Who'll be on the greens in red, white and blue?

It was at the Open five years ago that the fashion guru that is Ian Poulter unfurled his natty Union flag trousers to the world. Royal Troon didn't know what had hit it. Today, the very English man will be draped in this cardigan, the latest number from his own clothing range. And to finish the look, the trousers will be tartan. A must-see.

Suggested Topics
'Irritatingly Disneyfied': fashion vlogger Zoella


Actress sees off speculation about her appearance in an amazing way

Arts and Entertainment
The last great picture - Winner 'Black and White' and overall 'Wildlife Photographer of the Year'
Carl Bernstein (left) and Bob Woodward (right) with former 'Washington Post' executive editor Ben Bradlee

The Washington Post editor helped Bob Woodward and Carl Bernstein bring down President Nixon

Have you tried new the Independent Digital Edition apps?
Life and Style

Board creates magnetic field to achieve lift

There have been various incidents of social media users inadvertently flouting the law

Life and Style
Stack ‘em high?: quantity doesn’t always trump quality, as Friends of the Earth can testify
techThe proliferation of online petitions allows us to register our protests at the touch of a button. But do they change anything?
Bourgogne wine maker Laboure-Roi vice president Thibault Garin (L) offers the company's 2013 Beaujolais Nouveau wine to the guest in the wine spa at the Hakone Yunessun spa resort facilities in Hakone town, Kanagawa prefecture, some 100-kilometre west of Tokyo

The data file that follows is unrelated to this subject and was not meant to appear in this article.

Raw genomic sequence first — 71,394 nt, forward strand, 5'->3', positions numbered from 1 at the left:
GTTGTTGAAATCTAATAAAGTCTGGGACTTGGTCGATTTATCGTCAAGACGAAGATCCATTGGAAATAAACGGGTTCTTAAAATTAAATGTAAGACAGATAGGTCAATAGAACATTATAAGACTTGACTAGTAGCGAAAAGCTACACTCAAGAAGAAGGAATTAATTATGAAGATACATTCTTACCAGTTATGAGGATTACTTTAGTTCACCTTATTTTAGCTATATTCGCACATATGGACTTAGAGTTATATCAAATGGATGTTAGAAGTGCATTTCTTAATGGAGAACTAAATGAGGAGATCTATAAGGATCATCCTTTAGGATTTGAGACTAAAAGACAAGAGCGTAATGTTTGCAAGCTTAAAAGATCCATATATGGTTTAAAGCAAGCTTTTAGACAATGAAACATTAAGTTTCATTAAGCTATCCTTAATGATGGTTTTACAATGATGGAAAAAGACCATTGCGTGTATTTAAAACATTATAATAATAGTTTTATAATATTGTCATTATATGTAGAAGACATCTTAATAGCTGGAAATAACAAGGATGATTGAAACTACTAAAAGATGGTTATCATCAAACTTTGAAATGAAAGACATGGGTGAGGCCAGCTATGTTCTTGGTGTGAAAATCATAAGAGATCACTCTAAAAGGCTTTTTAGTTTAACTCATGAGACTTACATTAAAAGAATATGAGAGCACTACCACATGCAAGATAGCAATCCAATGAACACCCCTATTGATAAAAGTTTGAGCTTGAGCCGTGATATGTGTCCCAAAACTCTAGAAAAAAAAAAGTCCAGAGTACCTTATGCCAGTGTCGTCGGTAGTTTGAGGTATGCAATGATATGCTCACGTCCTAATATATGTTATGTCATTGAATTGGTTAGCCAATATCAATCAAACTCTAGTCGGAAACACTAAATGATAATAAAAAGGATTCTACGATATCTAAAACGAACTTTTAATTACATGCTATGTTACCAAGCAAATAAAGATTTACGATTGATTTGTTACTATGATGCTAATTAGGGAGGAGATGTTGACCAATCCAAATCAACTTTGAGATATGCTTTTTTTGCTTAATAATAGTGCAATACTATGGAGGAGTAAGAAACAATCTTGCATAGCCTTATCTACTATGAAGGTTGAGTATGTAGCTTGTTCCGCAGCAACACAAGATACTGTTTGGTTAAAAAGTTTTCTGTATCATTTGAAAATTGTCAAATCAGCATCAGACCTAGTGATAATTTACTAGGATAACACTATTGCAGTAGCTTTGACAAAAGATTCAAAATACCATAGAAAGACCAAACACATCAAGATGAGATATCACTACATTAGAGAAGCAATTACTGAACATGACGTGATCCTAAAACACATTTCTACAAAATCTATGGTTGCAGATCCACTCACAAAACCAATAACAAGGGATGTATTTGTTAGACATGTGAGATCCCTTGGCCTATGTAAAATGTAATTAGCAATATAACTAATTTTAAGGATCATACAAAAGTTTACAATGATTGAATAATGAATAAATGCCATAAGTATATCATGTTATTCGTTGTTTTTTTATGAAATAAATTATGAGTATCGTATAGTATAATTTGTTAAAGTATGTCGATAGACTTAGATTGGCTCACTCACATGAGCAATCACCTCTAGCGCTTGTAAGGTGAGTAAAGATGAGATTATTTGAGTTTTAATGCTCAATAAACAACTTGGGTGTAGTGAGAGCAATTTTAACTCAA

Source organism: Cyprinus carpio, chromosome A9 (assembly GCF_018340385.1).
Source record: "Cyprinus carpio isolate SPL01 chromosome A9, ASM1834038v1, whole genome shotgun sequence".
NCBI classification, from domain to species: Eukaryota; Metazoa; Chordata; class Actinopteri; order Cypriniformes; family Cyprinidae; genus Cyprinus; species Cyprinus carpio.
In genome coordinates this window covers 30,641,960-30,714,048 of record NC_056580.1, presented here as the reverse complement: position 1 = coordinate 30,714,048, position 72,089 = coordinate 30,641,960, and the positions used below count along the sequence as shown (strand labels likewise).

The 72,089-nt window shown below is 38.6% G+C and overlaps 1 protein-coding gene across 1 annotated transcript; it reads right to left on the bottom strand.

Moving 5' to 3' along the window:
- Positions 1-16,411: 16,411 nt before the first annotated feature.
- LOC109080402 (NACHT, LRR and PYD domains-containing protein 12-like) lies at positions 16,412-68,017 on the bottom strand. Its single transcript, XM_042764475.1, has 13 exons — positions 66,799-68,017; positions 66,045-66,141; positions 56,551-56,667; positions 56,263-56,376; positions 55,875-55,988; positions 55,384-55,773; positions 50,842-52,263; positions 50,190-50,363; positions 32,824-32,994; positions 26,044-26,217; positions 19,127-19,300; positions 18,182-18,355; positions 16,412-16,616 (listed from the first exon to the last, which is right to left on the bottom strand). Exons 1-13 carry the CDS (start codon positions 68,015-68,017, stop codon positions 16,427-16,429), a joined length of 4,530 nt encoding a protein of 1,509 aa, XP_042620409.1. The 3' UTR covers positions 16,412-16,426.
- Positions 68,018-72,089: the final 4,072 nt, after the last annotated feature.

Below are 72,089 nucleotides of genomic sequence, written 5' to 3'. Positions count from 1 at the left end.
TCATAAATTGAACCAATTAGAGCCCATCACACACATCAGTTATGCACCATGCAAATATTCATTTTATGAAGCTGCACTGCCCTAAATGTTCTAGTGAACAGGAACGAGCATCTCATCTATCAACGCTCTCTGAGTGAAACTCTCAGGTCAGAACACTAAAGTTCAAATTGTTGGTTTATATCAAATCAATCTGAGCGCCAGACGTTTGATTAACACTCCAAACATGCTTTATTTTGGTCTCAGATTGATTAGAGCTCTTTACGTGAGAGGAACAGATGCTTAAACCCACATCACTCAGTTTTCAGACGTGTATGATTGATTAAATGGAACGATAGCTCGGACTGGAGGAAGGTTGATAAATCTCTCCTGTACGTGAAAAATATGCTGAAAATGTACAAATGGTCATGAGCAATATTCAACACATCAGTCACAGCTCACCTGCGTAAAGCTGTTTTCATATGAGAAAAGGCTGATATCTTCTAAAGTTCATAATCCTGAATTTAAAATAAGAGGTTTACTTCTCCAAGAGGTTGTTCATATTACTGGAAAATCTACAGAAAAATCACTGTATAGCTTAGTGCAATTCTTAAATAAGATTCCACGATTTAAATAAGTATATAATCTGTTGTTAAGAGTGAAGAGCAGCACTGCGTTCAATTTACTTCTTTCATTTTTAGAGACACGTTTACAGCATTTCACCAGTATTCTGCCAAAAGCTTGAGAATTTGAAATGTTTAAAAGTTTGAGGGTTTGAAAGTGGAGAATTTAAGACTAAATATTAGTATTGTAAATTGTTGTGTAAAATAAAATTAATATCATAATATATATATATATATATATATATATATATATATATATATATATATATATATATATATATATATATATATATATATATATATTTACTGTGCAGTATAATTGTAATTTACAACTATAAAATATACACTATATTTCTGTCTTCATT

CSKA Moscow celebrate after equalising with a late penalty
footballCSKA Moscow 2 Manchester City 2: Premier League champions let two goal lead slip in Russia
Caption competition
Caption competition
Latest stories from i100
Have you tried new the Independent Digital Edition apps?
Daily Quiz
Independent Dating

By clicking 'Search' you
are agreeing to our
Terms of Use.

Career Services

Day In a Page

Indiana serial killer? Man arrested for murdering teenage prostitute confesses to six other murders - and police fear there could be many more

A new American serial killer?

Police fear man arrested for murder of teen prostitute could be responsible for killing spree dating back 20 years
Sweetie, the fake 10-year-old girl designed to catch online predators, claims her first scalp

Sting to trap paedophiles may not carry weight in UK courts

Computer image of ‘Sweetie’ represented entrapment, experts say
Fukushima nuclear crisis: Evacuees still stuck in cramped emergency housing three years on - and may never return home

Return to Fukushima – a land they will never call home again

Evacuees still stuck in cramped emergency housing three years on from nuclear disaster